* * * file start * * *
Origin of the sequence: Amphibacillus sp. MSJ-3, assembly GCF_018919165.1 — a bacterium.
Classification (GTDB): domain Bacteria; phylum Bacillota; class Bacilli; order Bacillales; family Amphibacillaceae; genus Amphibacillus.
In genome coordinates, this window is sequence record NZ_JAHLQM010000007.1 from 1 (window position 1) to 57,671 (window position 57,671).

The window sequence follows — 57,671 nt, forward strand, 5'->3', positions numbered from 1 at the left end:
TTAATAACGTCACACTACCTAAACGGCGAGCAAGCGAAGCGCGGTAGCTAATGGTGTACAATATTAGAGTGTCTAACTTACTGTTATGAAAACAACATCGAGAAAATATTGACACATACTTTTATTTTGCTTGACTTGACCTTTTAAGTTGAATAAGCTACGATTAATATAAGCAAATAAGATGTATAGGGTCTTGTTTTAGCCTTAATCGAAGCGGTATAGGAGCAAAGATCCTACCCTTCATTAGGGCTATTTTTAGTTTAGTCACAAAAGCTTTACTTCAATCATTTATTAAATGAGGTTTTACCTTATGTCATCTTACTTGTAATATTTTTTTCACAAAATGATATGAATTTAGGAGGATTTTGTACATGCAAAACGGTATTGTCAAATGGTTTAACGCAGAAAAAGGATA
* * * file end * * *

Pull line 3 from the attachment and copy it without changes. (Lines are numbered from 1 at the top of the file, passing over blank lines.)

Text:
In genome coordinates, this window is sequence record NZ_JAHLQM010000007.1 from 1 (window position 1) to 57,671 (window position 57,671).